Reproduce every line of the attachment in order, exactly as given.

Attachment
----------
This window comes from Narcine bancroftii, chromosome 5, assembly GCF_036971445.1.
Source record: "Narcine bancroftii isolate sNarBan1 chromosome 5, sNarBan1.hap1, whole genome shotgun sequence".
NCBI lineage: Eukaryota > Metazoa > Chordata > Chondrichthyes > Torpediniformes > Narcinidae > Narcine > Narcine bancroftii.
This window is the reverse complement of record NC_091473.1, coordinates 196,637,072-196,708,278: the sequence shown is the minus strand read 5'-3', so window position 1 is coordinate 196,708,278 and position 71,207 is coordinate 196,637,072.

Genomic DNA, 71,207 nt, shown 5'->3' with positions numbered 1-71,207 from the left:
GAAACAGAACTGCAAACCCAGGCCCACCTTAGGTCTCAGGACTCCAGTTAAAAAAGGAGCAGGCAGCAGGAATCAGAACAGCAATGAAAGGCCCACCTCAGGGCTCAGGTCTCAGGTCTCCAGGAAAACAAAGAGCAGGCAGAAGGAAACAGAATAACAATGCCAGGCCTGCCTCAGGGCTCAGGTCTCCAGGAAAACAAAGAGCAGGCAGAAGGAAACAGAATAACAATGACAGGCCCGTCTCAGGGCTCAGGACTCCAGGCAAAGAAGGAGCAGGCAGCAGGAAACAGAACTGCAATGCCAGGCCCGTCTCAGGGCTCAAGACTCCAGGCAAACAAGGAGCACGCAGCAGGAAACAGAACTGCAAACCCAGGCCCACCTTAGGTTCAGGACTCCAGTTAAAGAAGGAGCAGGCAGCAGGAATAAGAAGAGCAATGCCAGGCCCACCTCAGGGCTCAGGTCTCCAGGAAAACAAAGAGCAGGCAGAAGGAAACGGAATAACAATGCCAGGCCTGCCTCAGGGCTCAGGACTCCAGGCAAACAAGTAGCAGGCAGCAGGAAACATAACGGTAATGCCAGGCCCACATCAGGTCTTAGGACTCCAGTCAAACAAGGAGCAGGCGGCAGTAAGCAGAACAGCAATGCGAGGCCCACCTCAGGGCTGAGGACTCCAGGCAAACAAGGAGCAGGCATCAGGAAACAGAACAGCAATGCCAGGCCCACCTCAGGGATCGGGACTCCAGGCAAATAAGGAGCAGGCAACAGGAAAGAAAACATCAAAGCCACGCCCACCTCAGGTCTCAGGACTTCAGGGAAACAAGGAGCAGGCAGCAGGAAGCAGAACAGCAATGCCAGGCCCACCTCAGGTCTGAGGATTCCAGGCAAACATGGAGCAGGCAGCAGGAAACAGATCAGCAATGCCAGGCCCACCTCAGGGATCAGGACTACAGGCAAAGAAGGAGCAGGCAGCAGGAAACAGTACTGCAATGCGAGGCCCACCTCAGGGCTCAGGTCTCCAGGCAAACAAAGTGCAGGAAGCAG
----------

This window comes from Narcine bancroftii, chromosome 5, assembly GCF_036971445.1.
Source record: "Narcine bancroftii isolate sNarBan1 chromosome 5, sNarBan1.hap1, whole genome shotgun sequence".
NCBI lineage: Eukaryota > Metazoa > Chordata > Chondrichthyes > Torpediniformes > Narcinidae > Narcine > Narcine bancroftii.
This window is the reverse complement of record NC_091473.1, coordinates 196,637,072-196,708,278: the sequence shown is the minus strand read 5'-3', so window position 1 is coordinate 196,708,278 and position 71,207 is coordinate 196,637,072.

Genomic DNA, 71,207 nt, shown 5'->3' with positions numbered 1-71,207 from the left:
GAAACAGAACTGCAAACCCAGGCCCACCTTAGGTCTCAGGACTCCAGTTAAAAAAGGAGCAGGCAGCAGGAATCAGAACAGCAATGAAAGGCCCACCTCAGGGCTCAGGTCTCAGGTCTCCAGGAAAACAAAGAGCAGGCAGAAGGAAACAGAATAACAATGCCAGGCCTGCCTCAGGGCTCAGGTCTCCAGGAAAACAAAGAGCAGGCAGAAGGAAACAGAATAACAATGACAGGCCCGTCTCAGGGCTCAGGACTCCAGGCAAAGAAGGAGCAGGCAGCAGGAAACAGAACTGCAATGCCAGGCCCGTCTCAGGGCTCAAGACTCCAGGCAAACAAGGAGCACGCAGCAGGAAACAGAACTGCAAACCCAGGCCCACCTTAGGTTCAGGACTCCAGTTAAAGAAGGAGCAGGCAGCAGGAATAAGAAGAGCAATGCCAGGCCCACCTCAGGGCTCAGGTCTCCAGGAAAACAAAGAGCAGGCAGAAGGAAACGGAATAACAATGCCAGGCCTGCCTCAGGGCTCAGGACTCCAGGCAAACAAGTAGCAGGCAGCAGGAAACATAACGGTAATGCCAGGCCCACATCAGGTCTTAGGACTCCAGTCAAACAAGGAGCAGGCGGCAGTAAGCAGAACAGCAATGCGAGGCCCACCTCAGGGCTGAGGACTCCAGGCAAACAAGGAGCAGGCATCAGGAAACAGAACAGCAATGCCAGGCCCACCTCAGGGATCGGGACTCCAGGCAAATAAGGAGCAGGCAACAGGAAAGAAAACATCAAAGCCACGCCCACCTCAGGTCTCAGGACTTCAGGGAAACAAGGAGCAGGCAGCAGGAAGCAGAACAGCAATGCCAGGCCCACCTCAGGTCTGAGGATTCCAGGCAAACATGGAGCAGGCAGCAGGAAACAGATCAGCAATGCCAGGCCCACCTCAGGGATCAGGACTACAGGCAAAGAAGGAGCAGGCAGCAGGAAACAGTACTGCAATGCGAGGCCCACCTCAGGGCTCAGGTCTCCAGGCAAACAAAGTGCAGGAAGCAG